The need to shift the focus from blaming the victim to the criminality and brutality of rape has been a central focus of Indian women’s rights groups. Many such groups have spoken out against how society perceives rape, its victims and its perpetrators. For example, Bollywood films, which are wildly popular throughout the sub-continent, have become a central aspect of cultural production in the region. Although the films typically include characterization and dramatic situations, 58 percent of the respondents to this survey agree that such films accurately portray the real women of India. In line with cultural norms, the romantic scenes in Bollywood films do not go further than kissing, as nudity is prohibited. However, rape scenes are not only permissible, but quite common in such films. Among the online Indians surveyed, three-fourths agreed that Bollywood films glamourize sexual violence against women.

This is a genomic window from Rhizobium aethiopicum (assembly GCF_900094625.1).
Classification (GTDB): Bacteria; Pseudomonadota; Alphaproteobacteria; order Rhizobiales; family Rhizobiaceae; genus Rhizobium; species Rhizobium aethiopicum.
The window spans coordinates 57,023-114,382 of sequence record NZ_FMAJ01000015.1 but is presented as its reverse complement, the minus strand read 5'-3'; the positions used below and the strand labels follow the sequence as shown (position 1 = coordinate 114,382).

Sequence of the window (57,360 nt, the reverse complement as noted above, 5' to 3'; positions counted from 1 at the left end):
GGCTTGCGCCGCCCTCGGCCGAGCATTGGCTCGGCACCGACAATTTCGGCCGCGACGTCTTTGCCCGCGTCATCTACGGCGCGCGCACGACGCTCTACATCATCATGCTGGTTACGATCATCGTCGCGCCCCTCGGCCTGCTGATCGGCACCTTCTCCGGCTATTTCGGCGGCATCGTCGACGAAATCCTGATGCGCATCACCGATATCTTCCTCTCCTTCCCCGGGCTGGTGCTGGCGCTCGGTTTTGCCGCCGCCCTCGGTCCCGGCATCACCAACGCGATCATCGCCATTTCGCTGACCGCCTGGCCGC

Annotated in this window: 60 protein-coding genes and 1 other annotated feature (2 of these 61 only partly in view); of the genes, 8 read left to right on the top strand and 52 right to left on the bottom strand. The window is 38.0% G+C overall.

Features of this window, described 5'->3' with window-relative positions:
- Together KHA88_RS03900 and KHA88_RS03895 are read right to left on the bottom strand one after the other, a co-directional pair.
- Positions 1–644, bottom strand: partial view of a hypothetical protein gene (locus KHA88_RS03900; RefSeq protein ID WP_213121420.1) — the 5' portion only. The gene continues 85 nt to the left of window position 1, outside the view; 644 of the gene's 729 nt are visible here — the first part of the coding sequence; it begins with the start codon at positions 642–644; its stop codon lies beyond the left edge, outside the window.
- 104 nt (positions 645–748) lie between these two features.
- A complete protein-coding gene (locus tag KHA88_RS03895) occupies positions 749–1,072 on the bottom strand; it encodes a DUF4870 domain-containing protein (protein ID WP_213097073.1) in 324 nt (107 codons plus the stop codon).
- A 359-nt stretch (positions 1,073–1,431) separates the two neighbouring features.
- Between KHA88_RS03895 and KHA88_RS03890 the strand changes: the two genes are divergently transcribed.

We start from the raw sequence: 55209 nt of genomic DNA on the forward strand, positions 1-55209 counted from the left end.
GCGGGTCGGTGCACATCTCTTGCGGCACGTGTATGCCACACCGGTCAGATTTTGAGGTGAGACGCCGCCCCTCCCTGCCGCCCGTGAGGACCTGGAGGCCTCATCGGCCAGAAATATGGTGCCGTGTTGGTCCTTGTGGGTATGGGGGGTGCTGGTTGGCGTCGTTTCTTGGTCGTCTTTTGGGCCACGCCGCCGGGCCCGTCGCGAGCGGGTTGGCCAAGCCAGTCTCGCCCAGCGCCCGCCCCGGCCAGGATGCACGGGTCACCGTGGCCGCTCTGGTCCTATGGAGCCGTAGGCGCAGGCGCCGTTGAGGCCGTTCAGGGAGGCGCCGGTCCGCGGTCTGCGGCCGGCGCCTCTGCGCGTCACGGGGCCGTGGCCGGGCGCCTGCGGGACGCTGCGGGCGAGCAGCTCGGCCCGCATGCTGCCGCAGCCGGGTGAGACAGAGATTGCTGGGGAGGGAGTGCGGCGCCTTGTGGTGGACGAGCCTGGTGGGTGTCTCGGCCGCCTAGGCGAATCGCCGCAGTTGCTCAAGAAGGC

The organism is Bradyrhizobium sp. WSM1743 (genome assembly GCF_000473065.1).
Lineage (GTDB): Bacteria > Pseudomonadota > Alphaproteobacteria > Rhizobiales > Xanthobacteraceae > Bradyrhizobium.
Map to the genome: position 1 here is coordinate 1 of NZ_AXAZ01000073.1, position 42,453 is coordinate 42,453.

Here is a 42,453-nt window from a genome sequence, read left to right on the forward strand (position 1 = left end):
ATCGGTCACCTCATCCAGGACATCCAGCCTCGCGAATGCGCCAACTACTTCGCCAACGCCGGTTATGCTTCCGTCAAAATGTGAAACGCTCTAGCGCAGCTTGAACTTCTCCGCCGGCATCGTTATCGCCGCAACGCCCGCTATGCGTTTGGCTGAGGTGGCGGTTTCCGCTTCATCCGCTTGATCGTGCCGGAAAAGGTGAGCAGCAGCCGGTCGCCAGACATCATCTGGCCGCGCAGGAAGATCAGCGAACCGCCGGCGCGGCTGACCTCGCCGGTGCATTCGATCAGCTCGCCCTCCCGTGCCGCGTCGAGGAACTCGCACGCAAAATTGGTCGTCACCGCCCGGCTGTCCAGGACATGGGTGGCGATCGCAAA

However, it is not only pop-culture that is perceived by online respondents as stagnating the advancement of women’s rights in India but also the divergence between contemporary and traditional Indian culture. Among respondents to this survey, cultural traditions were cited as the biggest barrier to women achieving their career goals (51 percent), followed by family expectations (50 percent) and sexism from employers (43 percent). The disconnect between the role of women in India’s modernizing economy and women’s traditional role in India is undeniable. When asked to identify the three most important goals for women in today’s society, two-thirds of our online respondents said being well educated, followed by half who said supporting their husband and 47 percent who said having a successful career.